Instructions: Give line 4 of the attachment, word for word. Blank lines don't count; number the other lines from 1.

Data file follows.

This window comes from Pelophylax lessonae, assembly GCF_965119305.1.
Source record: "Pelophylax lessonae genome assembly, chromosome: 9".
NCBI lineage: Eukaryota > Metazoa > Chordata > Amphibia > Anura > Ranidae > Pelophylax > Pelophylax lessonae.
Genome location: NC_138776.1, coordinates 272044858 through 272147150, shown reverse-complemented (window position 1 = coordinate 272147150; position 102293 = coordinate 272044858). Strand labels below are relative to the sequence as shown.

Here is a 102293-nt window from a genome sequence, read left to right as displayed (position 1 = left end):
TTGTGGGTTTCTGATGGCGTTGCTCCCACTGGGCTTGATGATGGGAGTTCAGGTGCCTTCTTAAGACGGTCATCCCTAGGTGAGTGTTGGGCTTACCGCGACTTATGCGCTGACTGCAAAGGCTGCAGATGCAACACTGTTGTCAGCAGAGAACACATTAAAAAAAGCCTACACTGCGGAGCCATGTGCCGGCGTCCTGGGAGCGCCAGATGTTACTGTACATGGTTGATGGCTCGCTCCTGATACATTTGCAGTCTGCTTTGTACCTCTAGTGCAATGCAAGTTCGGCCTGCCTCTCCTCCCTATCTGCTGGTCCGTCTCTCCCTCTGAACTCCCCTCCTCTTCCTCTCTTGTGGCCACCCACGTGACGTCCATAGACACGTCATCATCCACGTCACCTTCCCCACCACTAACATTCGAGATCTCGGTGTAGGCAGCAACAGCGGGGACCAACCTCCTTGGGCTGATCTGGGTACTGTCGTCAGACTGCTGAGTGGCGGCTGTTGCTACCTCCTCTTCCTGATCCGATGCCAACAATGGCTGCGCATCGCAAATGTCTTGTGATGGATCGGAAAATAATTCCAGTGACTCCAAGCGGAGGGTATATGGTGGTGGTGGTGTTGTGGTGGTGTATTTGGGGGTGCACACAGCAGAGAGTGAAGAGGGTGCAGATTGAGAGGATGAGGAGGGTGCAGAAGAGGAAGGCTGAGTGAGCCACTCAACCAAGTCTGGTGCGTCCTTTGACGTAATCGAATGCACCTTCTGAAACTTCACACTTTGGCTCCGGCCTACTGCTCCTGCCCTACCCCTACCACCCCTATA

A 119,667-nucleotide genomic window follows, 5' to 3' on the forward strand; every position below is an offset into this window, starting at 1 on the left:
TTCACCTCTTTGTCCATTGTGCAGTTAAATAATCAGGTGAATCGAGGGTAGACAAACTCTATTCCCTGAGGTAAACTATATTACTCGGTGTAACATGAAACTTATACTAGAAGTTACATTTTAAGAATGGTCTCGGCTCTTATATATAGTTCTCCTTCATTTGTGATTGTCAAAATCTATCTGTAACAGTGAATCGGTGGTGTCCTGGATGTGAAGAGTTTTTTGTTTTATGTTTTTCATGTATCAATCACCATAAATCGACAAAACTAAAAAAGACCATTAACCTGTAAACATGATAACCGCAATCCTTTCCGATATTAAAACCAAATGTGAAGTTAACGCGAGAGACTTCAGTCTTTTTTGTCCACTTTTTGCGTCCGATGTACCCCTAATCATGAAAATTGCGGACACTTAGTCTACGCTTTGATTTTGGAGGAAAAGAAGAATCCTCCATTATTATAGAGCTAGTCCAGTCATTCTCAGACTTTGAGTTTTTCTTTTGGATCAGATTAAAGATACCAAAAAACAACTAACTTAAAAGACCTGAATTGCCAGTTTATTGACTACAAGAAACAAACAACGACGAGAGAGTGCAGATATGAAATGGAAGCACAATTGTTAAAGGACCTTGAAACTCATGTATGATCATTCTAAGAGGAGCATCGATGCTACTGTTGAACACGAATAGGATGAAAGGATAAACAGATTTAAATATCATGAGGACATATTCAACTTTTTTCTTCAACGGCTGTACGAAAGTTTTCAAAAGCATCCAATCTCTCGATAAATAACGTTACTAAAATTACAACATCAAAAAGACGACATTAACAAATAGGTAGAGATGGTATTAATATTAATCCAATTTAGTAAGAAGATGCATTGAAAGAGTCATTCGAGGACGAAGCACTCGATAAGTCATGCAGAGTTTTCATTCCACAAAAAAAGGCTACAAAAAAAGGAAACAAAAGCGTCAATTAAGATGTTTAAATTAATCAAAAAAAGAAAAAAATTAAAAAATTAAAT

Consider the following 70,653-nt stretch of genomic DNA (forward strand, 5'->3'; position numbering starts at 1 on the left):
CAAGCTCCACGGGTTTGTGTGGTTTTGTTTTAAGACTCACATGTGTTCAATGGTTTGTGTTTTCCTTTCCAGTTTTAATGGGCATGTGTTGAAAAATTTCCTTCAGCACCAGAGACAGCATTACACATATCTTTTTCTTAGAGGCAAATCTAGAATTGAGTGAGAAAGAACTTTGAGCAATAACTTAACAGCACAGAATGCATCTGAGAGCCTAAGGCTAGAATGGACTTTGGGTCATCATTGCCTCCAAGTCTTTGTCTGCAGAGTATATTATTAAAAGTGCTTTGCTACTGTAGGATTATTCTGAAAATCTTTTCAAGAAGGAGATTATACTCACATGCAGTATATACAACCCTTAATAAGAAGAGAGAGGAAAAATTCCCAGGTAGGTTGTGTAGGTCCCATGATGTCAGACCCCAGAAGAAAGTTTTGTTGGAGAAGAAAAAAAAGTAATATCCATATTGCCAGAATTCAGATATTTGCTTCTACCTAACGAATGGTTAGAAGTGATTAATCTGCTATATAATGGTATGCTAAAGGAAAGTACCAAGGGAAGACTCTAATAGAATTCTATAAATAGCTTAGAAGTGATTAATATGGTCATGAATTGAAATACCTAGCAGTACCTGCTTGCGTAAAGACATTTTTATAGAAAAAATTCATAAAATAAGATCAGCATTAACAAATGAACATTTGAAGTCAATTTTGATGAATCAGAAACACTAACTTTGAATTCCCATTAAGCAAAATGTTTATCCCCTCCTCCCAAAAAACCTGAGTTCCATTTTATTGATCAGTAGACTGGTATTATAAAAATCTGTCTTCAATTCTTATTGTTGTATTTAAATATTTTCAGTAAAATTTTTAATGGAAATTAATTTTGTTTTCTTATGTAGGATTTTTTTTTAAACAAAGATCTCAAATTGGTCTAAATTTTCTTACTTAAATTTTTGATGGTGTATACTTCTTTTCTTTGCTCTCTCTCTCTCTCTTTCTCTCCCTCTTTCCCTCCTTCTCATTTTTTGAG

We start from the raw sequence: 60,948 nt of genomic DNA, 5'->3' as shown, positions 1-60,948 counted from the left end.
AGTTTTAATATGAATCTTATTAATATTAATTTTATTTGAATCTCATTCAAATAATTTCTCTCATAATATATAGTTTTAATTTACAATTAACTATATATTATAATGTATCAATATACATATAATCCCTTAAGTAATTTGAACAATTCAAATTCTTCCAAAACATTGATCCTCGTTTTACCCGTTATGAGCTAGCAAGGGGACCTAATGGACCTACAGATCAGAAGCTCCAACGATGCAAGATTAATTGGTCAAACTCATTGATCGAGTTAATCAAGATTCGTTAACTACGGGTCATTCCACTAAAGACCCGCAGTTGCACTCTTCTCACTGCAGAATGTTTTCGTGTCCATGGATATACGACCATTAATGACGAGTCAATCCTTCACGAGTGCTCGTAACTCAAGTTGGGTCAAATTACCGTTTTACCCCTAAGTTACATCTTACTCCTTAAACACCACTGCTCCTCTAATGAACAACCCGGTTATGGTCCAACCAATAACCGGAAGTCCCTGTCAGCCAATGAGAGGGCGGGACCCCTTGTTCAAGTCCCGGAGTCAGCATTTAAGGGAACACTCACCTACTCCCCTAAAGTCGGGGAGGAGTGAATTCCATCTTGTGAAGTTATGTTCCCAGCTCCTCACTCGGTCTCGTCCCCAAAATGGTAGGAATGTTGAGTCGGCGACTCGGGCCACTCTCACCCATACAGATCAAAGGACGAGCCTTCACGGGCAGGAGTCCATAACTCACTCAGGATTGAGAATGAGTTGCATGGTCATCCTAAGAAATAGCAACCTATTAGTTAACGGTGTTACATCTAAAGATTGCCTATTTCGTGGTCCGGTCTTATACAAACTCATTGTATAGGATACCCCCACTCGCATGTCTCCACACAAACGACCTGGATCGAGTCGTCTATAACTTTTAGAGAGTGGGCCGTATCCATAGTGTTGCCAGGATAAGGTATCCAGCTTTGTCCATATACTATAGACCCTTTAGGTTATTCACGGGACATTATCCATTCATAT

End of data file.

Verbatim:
Genome location: NC_138776.1, coordinates 272044858 through 272147150, shown reverse-complemented (window position 1 = coordinate 272147150; position 102293 = coordinate 272044858). Strand labels below are relative to the sequence as shown.